What is WordPress Multisite?
Originally dubbed WordPress MU, WordPress multisite is simply a way of networking a collection of websites under the same WordPress installation. The individual websites in the network are like children websites of the main installation. All share the same hosting account, WordPress themes, and plugin options. They can have unique URLs or have different subdomain addresses based on the main URL.
Why does any of this matter and why should you care? WordPress multisite can rock the web when used properly and in the right situation.
Why Use WordPress Multisite?
- You can easily set up and manage multiple websites within one single hosting account and WordPress installation.
- Based on access levels, users can manage only one website or every website using the same account.
- If needed, access to one website can be completely separate and segregated from others.
- If desired, WordPress themes and plugins can be shared across multiple websites.
- Updates and upgrades can be rolled out across multiple websites in less time, which significantly reduces overhead and maintenance costs.
- Customizations are made once and not per installation.
Why You Should be Cautious About Using Multisite?
- Multisite is not as easy as the standard one-click installation process on a shared hosting accounts. As much as I love the one-click installation option, you need someone with experience to set up a multisite installation and teach you how to deploy the children websites. Our resident WordPress guru Chris not only helped me see the benefits of multisite, he also taught me about the set up. I would have struggled figuring it out on my own.
- You need more robust hosting than the general shared hosting can manage. While you don’t need a dedicated server, you do need more than a regular shared hosting account.
- Not all hosting companies support multisite configurations, so check with your host to make sure they do. WP Engine is one host that does have options in place to support WordPress multisite installations.
- Loading themes and plugins is easy, but not nearly as easy as in a regular WordPress installation. You load plugins at the root directory and then activate them at the child website level.
- Not all plugins will work with multisite WordPress installations. Some of my favorite plugins just don’t work in this environment and I’ve been forced to find alternates.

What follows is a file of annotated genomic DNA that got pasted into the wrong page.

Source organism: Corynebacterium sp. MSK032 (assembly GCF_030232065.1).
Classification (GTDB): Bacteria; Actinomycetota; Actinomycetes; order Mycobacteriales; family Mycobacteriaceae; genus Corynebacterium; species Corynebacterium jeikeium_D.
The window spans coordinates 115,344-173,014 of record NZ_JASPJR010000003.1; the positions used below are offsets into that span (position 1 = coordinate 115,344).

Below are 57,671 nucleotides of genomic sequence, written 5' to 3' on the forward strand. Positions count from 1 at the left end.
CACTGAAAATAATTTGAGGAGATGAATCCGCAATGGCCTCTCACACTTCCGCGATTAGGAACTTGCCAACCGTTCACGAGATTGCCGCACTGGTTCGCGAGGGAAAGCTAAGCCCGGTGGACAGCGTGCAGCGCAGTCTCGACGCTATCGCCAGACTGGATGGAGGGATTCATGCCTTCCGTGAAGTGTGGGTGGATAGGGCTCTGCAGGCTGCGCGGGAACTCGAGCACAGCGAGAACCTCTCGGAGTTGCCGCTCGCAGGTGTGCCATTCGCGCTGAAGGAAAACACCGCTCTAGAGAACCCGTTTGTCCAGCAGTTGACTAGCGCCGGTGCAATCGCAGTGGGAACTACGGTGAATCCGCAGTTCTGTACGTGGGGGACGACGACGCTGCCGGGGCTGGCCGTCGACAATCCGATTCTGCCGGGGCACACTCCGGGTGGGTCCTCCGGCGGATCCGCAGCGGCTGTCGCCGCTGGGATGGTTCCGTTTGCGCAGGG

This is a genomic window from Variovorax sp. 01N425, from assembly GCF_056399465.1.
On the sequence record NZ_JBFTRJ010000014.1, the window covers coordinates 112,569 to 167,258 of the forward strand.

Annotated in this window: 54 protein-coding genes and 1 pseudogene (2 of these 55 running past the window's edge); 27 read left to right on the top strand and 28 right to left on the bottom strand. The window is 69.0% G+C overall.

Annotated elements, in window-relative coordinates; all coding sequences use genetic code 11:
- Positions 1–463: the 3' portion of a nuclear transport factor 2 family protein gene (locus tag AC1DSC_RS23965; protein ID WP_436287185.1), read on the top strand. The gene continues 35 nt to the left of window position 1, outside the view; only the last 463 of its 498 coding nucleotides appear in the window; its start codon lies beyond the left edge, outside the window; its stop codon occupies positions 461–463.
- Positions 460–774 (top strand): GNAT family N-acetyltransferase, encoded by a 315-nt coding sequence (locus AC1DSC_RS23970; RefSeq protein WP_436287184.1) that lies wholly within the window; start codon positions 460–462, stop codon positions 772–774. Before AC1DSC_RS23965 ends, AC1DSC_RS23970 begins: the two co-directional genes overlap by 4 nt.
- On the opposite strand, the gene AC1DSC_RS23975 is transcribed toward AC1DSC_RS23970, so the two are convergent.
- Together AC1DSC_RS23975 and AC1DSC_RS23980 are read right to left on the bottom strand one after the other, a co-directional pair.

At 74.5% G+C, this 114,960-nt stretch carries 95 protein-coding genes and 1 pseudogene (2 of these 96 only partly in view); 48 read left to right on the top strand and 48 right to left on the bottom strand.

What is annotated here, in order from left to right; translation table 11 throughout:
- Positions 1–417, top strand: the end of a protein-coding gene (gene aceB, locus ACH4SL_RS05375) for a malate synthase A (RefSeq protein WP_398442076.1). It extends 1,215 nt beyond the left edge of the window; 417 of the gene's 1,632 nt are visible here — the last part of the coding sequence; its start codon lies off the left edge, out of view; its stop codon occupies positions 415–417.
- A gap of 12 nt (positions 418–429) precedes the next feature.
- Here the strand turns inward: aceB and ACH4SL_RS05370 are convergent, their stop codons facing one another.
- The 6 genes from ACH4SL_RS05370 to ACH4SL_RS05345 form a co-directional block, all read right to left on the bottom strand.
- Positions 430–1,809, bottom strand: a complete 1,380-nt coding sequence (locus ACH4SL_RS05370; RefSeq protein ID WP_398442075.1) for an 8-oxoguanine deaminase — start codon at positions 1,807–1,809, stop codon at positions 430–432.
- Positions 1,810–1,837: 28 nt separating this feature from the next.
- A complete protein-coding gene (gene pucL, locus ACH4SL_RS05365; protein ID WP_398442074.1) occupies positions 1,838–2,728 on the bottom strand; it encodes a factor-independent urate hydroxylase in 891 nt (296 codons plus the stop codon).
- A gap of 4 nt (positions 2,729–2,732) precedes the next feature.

- You need to be careful who you give super admin status to and allow to make updates across websites. On more then one occasion I have found myself modifying the wrong website, because they are all housed on the same server and dashboard.
Would I Recommend Multisite to Clients?
Absolutely. In the right situation, multisite is a dream come true. It works great, it is efficient, and it saves money. That being said, it isn’t right for every client or every WordPress installation. It is a niche usage that is perfect in the right situation.
What Are Some Real-World Applications of WordPress Multisite?
Very well know companies are already using multisite and have been for quite a while. Examples include Adobe, The Wall Street Journal, BGSU, and Best Buy. With the exception of Best Buy, many of those are blogs. But they don’t have to be simple blogs, as multisite is more than capable of supporting full blown websites.
A recent example of one of our multisite website design clients is a franchise. We started with one website for the main parent company and as new locations were created, we used multisite to deploy websites for each location. We were able to quickly update the header, content, images, and SEO for each new website. Instead of paying thousands per location website, our savvy client was able to do it for a fraction of the cost. Each location owner has access to their unique website, while the overall maintenance and updates are easily managed by the parent company – aka our client.
Another design client we have had us create two unique WordPress themes and set them up in a WordPress multisite environment for her. She and her company are going to create websites and host them for their clients. No this company isn’t a website design firm, but once our client realized how easy this would be, they quickly warmed up to the idea. This client originally came to me to redesign their own website, but when our conversation took the multisite route; she quickly changed gears and decided to jump on multisite for her clientele.
If you’re considering a redesign and you want to consider multisite as an option for your project, give us a call. We’ll be happy to discuss the project with you and see if WordPress multisite is a good solution.